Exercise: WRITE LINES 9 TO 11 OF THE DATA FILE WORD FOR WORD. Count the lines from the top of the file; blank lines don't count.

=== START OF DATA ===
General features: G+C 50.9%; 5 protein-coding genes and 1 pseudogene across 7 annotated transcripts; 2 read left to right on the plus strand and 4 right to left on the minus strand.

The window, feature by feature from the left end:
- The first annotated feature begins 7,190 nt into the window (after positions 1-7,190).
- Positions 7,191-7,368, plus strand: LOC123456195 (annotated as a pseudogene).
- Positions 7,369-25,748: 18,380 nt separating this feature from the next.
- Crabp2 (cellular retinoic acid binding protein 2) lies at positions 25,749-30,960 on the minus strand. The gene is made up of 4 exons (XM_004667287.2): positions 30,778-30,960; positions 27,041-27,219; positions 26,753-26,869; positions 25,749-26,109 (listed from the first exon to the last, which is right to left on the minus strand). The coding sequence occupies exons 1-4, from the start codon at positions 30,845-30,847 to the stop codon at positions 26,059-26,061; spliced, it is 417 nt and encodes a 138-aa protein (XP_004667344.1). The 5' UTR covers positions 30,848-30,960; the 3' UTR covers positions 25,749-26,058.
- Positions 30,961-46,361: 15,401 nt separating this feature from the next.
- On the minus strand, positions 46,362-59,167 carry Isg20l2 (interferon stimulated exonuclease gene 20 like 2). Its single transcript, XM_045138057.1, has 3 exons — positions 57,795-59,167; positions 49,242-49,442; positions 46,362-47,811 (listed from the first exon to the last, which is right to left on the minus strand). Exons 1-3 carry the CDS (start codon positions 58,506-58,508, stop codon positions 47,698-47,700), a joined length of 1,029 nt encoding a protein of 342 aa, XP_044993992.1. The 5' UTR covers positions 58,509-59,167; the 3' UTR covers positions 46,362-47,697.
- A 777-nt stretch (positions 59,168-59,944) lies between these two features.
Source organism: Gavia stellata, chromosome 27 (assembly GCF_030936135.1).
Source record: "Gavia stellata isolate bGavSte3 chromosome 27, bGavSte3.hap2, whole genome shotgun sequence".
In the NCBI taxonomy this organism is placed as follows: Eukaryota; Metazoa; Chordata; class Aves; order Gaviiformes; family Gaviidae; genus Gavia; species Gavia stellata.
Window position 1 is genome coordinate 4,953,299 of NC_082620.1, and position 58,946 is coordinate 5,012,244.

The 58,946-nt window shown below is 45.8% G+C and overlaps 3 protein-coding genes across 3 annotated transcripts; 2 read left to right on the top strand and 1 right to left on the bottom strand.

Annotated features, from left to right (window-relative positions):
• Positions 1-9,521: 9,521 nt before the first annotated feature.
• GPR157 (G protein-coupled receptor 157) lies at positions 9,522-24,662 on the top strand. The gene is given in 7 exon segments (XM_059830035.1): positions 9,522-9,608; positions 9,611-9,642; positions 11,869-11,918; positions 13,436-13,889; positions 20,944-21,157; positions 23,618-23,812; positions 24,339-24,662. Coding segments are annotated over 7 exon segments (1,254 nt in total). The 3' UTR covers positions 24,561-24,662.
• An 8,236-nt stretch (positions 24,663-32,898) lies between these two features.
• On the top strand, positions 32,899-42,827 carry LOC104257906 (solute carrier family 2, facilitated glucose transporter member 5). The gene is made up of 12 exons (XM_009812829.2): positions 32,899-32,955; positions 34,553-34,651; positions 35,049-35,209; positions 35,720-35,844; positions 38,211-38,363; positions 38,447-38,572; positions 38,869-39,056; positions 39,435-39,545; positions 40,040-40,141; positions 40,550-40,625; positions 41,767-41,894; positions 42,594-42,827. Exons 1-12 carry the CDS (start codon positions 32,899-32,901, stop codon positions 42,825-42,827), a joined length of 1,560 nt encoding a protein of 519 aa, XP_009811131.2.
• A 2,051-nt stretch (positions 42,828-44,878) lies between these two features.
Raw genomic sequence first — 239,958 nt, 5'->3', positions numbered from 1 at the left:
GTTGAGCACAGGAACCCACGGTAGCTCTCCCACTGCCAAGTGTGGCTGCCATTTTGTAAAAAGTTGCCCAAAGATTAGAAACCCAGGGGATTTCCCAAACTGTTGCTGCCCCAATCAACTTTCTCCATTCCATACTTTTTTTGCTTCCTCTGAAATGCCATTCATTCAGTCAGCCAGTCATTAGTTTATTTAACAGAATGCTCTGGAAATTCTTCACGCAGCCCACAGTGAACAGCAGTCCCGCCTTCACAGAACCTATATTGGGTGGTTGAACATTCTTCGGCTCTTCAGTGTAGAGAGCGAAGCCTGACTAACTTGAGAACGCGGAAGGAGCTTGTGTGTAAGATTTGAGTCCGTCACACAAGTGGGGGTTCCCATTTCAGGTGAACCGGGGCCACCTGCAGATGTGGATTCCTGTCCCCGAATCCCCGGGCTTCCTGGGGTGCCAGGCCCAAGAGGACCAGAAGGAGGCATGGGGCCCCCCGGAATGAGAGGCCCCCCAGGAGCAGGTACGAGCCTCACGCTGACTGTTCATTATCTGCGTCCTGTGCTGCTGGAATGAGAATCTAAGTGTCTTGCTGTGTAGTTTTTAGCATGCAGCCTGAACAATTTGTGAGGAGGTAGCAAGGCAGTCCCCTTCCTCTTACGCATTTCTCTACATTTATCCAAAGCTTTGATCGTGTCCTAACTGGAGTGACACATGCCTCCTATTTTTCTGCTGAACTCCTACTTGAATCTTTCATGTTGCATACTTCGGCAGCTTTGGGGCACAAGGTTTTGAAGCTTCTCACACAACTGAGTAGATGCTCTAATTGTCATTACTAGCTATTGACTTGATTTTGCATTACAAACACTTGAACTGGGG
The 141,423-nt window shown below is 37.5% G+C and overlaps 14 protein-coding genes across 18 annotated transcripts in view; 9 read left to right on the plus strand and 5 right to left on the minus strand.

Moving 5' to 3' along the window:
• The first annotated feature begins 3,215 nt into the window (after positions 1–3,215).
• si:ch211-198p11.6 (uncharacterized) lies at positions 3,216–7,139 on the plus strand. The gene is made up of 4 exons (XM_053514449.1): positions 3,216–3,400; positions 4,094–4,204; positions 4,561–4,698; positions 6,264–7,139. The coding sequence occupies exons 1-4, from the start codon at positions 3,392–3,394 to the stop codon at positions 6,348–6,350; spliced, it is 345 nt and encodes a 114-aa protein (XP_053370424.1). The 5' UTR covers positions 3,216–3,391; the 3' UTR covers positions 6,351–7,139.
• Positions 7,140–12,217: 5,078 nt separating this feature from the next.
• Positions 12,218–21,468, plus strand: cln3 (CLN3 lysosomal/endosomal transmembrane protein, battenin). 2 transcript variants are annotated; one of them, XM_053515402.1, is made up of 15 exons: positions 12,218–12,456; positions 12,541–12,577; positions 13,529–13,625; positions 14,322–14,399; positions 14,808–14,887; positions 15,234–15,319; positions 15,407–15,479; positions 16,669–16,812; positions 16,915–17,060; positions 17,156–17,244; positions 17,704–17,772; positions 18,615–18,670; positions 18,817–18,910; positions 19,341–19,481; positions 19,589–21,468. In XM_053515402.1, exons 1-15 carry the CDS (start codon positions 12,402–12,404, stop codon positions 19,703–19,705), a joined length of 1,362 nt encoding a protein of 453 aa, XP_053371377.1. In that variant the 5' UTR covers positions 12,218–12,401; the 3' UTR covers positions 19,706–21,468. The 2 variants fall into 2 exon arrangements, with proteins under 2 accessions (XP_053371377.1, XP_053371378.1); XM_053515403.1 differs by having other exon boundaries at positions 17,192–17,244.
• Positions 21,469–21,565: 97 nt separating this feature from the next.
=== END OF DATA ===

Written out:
- A 777-nt stretch (positions 59,168-59,944) lies between these two features.
Source organism: Gavia stellata, chromosome 27 (assembly GCF_030936135.1).
Source record: "Gavia stellata isolate bGavSte3 chromosome 27, bGavSte3.hap2, whole genome shotgun sequence".